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Pilot project will provide local tide data

Tuesday, September 28th 2021

Pilot project will provide local tide data

In partnership with Divirod, a data and technology company that produces tidal and water-monitoring sensors, US Harbors is launching a pilot program to monitor local tides and sea-level rise in Maine. The six-month program will include five sites, with a primary focus on communities in Penobscot Bay: Camden, Rockport, Rockland, Tenants Harbor, and Belfast. 

NOAA currently maintains 200 live, observational tide stations in the United States, 50 of which are in the Great Lakes. These tide stations are highly sophisticated, and therefore expensive to implement. Because NOAA’s budget can’t support providing stations in every location, tide predictions for most towns are algorithmically derived (e.g., not based on actual observations). This gap in coverage makes it impossible for local communities to fully understand—and plan effectivelyfor—changes in storm surge trends and sea-level rise.

US Harbors, a national company based in Rockland, Maine, has been looking for affordable solutions to this issue, explained company president Anastasia Fischer.

During the trial, which was to begin in late September, each site will have access to hyper-local tidal data as well as a flood alert service. The objective is to determine solutions for long-term monitoring of sea-levels that are accessible to small municipalities, Fischer said.

“With rapidly changing coastal weather, rising sea levels, and increasing shoreline erosion, it is urgent that local communities have access to accurate water-level data for their specific location,” she said.

Divirod’s proprietary space-edge technology is not intrusive, requires minimal maintenance, and has been extensively correlated with NOAA sources, according to Fischer.

The stations, which are designed for simple installation, consist of a small box and antenna mounted on a pole or dock piling. They can be powered either by standard electricity or solar power. Data is collected from the stations via satellites and aggregated by Divirod, which then shares that data with the community through a dashboard and alert system.

The system allows the community to view, analyze, and monitor changes in sea level in their exact location, all with minimal investment and maintenance requirements.

The five pilot locations will receive tidal data reporting and flooding alert services from Divirod for 6 months free of charge. US Harbors will conduct several zoom-based check-ins with the participant communities during the pilot to solicit feedback on the program.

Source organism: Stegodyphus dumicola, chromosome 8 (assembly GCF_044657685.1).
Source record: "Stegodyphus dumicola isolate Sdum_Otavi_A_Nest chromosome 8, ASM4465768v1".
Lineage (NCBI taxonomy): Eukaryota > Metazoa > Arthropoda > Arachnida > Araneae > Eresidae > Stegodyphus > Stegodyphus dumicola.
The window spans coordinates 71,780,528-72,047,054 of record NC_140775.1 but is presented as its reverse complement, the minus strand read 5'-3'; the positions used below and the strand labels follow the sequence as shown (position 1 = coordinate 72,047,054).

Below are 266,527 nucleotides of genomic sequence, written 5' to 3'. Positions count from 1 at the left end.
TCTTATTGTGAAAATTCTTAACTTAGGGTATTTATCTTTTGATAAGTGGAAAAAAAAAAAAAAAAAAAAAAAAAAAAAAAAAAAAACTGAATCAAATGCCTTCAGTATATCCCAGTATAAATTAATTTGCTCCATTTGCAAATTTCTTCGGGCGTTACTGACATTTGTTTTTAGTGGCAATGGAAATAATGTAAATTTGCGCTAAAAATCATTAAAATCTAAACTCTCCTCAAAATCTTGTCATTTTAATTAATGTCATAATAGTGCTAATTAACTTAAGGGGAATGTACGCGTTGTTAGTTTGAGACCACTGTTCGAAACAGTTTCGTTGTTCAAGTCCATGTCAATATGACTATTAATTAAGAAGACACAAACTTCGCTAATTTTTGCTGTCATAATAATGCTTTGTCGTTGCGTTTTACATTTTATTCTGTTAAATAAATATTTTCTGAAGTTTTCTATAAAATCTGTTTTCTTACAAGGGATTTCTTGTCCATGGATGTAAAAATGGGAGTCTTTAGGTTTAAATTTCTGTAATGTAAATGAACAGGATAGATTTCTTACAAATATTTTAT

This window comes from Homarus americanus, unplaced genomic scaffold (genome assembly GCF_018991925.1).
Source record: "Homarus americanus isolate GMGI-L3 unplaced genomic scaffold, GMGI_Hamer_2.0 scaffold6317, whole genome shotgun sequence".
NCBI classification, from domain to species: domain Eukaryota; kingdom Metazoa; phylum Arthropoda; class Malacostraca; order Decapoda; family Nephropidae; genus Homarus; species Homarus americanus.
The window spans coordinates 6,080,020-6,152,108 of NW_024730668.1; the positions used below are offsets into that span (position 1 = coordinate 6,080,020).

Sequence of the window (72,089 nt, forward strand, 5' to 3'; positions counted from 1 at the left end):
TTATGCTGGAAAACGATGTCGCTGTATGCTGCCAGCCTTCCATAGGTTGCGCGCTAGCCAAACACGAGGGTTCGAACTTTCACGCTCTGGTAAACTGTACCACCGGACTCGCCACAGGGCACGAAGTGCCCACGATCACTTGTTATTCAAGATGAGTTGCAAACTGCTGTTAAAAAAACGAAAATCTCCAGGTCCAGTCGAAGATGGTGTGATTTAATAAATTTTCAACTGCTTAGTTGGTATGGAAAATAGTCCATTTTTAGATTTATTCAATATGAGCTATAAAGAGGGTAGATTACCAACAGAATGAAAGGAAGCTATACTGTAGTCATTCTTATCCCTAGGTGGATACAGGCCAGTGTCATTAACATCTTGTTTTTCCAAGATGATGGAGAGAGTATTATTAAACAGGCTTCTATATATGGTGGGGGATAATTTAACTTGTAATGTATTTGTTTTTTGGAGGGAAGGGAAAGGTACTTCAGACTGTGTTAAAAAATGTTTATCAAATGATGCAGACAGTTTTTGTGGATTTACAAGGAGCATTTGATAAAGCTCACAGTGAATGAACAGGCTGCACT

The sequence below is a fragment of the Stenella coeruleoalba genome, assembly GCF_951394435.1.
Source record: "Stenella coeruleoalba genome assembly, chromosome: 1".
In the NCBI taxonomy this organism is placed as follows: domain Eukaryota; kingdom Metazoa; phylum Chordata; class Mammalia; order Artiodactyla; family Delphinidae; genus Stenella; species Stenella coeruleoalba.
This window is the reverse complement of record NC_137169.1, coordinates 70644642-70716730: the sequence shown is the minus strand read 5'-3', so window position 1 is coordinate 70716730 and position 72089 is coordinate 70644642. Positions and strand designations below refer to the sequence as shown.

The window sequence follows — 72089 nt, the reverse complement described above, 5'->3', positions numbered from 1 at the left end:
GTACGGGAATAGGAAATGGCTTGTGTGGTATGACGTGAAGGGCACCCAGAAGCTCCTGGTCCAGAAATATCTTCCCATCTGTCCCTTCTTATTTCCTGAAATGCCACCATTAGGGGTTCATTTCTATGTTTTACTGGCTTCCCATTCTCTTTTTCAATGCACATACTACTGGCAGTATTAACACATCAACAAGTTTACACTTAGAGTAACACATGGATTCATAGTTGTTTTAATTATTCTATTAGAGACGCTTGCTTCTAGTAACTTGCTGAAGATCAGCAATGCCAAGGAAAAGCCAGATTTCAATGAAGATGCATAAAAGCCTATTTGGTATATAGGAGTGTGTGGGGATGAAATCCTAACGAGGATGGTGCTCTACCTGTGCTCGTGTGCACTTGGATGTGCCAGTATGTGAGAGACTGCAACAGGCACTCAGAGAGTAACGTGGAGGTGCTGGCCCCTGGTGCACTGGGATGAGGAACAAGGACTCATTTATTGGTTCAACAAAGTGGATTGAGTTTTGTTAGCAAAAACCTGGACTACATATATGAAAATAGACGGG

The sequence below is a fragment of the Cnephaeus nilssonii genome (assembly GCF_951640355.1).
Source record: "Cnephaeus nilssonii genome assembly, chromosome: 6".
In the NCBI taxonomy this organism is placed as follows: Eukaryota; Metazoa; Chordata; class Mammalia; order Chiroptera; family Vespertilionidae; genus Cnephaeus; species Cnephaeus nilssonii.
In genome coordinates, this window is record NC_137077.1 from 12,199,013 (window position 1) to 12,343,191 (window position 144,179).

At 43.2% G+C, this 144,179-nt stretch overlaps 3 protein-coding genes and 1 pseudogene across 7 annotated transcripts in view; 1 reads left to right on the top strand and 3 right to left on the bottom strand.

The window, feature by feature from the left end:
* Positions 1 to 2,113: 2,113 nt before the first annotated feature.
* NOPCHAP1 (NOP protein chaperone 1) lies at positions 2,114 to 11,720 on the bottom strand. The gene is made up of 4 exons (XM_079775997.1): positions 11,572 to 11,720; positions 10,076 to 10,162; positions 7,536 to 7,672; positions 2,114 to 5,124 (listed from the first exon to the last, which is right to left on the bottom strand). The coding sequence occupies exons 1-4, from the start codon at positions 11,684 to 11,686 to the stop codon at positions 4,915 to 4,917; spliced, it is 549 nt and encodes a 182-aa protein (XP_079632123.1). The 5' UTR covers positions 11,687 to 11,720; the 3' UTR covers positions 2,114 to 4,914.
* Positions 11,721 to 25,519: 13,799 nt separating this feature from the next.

Divirod’s technology consists of two core components: An IoT device that acts as a passive radar data logger and cloud-based advanced analytics. The passive radar utilizes GNSS (GPS and other) satellite constellations as signal source to collect high-precision data about water and water content around the sensor location. This information is broadcast using LTE wireless network to the cloud, where the raw data is processed in real-time. This processing provides hyperlocal information about water levels, tidal changes, snow/ice, soil moisture, and precipitation for each sensor location. 

Access to real-time, hyper-local water-level data can help everyone on the coast: individuals, businesses, municipalities, and state governments can use this data to understand local and regional water-level trends as they evolve, Fischer said. 

“Most importantly, this type of hyper-local data can help all of us who live on the coast effectively plan for the impacts of storms and sea level rise, hereby making our coastal communities more resilient in the future.” 

At the end of the six-month pilot in March, stakeholders will be asked for feedback on various aspects of the technology and data service. US Harbors and Divirod will also aggregate the tidal data across the five pilot communities to evaluate trends, and share those findings with the key players in the Maine state government and NOAA. US Harbors is also planning additional pilot projects in other parts of the country to test  other tide monitoring technologies.

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